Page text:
2022 Model Policies, supra note 2, at 5. While the Model Policies use the term “preferred pronouns” to refer to an individual’s pronouns, this term incorrectly implies that pronouns are merely a preference, and that others may opt to refer to that individual by different pronouns. By contrast, the term “correct pronouns,” which we use throughout this comment, accurately states that any pronouns other than those specified are incorrect. See A. C. Fowlkes, Why You Should Not Say ‘Preferred Gender Pronouns, Forbes (Feb 27, 2020), https://www.forbes.com/sites/ashleefowlkes/2020/02/27/why-you-should-not-say-preferred-gender-pronouns/?sh=10d7ff441bd6.
 Beyond Endorphins: The Mental Health Benefits of Youth Sports, Nat’l Council Youth Sports (July 19, 2019), https://ncys.org/beyond-endorphins-the-mental-health-benefits-of-youth-sports/.
 LGBTQ Youth Sports Participation, Trevor Project (Sept. 15, 2021), https://www.thetrevorproject.org/research-briefs/lgbtq-youth-sports-participation-2/.
 While the Model Policies use the term “biological sex,” this term does not fully capture the complex physical and chromosomal variations that can occur; because the determination of an infant’s sex is often made by a doctor based on that infant’s genitalia, which may not align with the person’s own identity, many advocates prefer the term “sex assigned at birth.” See Sex and Gender Identity, Planned Parenthood, https://www.plannedparenthood.org/learn/gender-identity/sex-gender-identity.
 See Ellen Heiman et al., 16 Penn Law Organizations, Statement in support of Lia Thomas, Daily Pennsylvanian (Jan. 25, 2022), https://www.thedp.com/article/2022/01/supporting-lia-thomas.
 2022 Model Policies, supra note 2, at 5.
 Transgender Persons, Ctrs. for Disease Control & Prevention (Sept. 14, 2022), https://www.cdc.gov/lgbthealth/transgender.htm.
 Transgender Exclusion in Sports, Am. Psych. Ass’n (Mar. 2021), https://www.apa.org/topics/lgbtq/transgender-exclusion-sports#:~:text=Gender%20identity%20is%20central%20to,entirely%20(ACLU%2C%202020).
 Grimm v. Gloucester Cnty. Sch. Bd., 972 F.3d 586, 594 (4th Cir. 2020).
 Va. Dep’t Ed., Model Policies for the Treatment of Transgender Students in Virginia’s Public Schools 7 (2021 [hereinafter 2021 Model Policies].
 Id. at 11-12.
 See 34 C.F.R. ch. I (2021) (applying the decision in Bostock v. Clayton County, which forbids sexual orientation and gender identity discrimination as unlawful sex discrimination, to schools under Title X). A federal court has temporarily enjoined the implementation of these guidelines against several states that do not include Virginia.
 2022 Model Policies, supra note 2, at 5.
 Id. at 17-18.
 Id. at 16.
 Brown v. Bd. Educ., 347 U.S. 483 (1954) (Brown I); Brown v. Bd. of Educ. 349 U.S. 294 (1955) (Brown II).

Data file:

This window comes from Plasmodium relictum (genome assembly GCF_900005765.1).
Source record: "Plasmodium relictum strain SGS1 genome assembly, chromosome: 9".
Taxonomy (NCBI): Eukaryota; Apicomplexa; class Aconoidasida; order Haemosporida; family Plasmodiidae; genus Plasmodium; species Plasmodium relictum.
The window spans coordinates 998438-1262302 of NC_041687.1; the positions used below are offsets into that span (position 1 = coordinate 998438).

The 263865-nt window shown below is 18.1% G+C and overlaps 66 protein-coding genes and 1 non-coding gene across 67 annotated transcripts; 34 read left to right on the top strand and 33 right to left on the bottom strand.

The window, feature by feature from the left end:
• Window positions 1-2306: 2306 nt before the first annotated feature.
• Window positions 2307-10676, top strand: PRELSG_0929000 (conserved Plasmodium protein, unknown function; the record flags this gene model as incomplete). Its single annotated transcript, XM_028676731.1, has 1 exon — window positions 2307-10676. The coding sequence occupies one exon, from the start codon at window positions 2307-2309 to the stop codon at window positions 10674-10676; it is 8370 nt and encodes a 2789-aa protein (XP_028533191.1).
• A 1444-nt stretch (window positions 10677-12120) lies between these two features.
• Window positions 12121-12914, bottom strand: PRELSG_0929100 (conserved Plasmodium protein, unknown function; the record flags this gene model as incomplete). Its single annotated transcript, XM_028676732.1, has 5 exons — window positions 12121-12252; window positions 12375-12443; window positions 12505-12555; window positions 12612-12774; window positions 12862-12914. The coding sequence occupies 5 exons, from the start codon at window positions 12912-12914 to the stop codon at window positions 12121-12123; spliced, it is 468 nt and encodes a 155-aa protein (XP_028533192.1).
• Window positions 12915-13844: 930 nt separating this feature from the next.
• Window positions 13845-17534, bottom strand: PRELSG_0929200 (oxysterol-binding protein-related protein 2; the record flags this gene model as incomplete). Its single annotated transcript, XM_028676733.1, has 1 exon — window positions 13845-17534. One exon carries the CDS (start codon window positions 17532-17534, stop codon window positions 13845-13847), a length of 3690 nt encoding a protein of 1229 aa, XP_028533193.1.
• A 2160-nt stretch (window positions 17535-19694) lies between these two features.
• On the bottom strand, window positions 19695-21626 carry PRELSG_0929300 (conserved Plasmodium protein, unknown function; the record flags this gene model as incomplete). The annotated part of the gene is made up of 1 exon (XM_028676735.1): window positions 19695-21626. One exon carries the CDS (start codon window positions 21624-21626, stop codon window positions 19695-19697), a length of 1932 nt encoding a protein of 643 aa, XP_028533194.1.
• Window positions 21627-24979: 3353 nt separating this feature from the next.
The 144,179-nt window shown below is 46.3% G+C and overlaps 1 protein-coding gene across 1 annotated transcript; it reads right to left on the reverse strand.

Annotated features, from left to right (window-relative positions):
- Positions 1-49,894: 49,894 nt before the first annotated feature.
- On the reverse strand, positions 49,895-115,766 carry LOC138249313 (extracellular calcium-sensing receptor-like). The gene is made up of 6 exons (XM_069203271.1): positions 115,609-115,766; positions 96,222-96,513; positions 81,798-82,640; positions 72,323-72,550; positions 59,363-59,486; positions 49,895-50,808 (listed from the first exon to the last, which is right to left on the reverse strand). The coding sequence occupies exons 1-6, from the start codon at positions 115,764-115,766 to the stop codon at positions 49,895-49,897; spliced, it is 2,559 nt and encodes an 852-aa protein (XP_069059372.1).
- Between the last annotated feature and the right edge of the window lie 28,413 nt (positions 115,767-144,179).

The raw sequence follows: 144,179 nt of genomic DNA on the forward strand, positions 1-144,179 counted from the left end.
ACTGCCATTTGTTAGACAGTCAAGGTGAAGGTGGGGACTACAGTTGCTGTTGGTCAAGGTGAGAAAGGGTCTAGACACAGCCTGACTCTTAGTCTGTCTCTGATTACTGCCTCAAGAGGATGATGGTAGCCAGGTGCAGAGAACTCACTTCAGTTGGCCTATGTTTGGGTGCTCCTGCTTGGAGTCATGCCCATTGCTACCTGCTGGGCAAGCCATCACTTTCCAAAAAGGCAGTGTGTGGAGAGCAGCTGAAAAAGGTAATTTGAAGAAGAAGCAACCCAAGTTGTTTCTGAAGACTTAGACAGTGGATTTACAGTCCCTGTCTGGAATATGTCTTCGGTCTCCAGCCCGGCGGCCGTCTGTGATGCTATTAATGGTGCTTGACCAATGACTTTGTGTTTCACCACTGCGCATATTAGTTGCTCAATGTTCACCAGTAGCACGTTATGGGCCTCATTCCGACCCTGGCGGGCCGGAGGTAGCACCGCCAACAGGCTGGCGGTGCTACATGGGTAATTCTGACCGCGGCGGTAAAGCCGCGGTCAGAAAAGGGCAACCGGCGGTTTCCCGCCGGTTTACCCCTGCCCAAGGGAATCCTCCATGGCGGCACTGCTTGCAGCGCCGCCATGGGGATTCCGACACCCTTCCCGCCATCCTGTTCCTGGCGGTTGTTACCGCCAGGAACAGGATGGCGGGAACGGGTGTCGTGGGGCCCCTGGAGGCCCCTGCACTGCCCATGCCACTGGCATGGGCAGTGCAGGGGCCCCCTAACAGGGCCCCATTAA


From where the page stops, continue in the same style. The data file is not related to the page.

Joshua Weishart, What the Law Says About Parents’ Rights Over Schooling, Educ. Week (Nov. 29, 2021), https://www.edweek.org/policy-politics/opinion-what-the-law-says-about-parents-rights-over-schooling/2021/11.
 2022 Model Policies, supra note 2, at 16.
 Id. at 18.
 Id. at 17.
 John & Jane Parents 1 v. Montgomery Cty. Bd. Educ., No. 8:20-3552-PWG, 2022 U.S. Dist. LEXIS 149021, at *20-21 (D. Md. 2022).
 Id. at 21.
 Ricard v. USD, 475 Geary Cty., No. 5:22-cv-04015-HLT-GEB, 2022 U.S. Dist. LEXIS 83742, at *8 (D. Kan. 2022).
 2022 Model Policies, supra note 2, at 5.
 See 2022 Model Policies, supra note 2, at 6 (citing West Virginia State Bd. Educ. v. Barnette, 319 U.S. 624, 642 (1943) and Oliver v. Arnold, 3 F.4th 152, 162 (5th Cir. 2021)). The former is a case about saluting the flag. The latter is a case about compelled transcription and recitation of the Pledge of Allegiance.
 Meriwether v. Hartop, 992 F.3d 492, 492-503 (6th Cir. 2021).
 Kluge v. Brownsburg Cmty. Sch. Corp., 548 F. Supp. 3d 814, 842 (S.D. Ind. 2021).
 See supra Section A.
 2021 Model Policies, supra note 13, at 7.
 Meriwether, 992 F.3d at 507.
 Case Note, Sixth Circuit Holds Public University Professor Plausibly Alleged Free Speech Right Not to Use Trans Student’s Pronouns, 135 Harv. L. Rev. 2005, 2012 (“To ensure that expression of varying and competing viewpoints characterizes campuses, it is crucial to appreciate the complementary relationship between university antidiscrimination policies and academic freedom goals. Indeed, when transgender students are excluded, it is academic freedom that suffers, not free speech that wins.”)
 For a fulsome discussion of the likely constitutionality of laws that require the use of an individual’s correct pronouns, see Tyler Sherman, All Employers Must Wash Their Speech Before Returning to Work: The First Amendment & Compelled Use of Employees’ Preferred Gender Pronouns, 26 Wm. & Mary Bill Rts. J. 219 (2017) (discussing that pronoun laws would require close constitutional scrutiny but should survive due to compelling anti-discrimination goals); Dennis Baron, Does the First Amendment mean “You can’t make me say your pronouns”?, Web Lang. (Jun. 12, 2022, 10:00 AM), https://blogs.illinois.edu/view/25/1559663297 (discussing that pronoun mandates “don’t aim to silence . . . speech” and instead “validate the words of those whose voices have been constantly silenced”).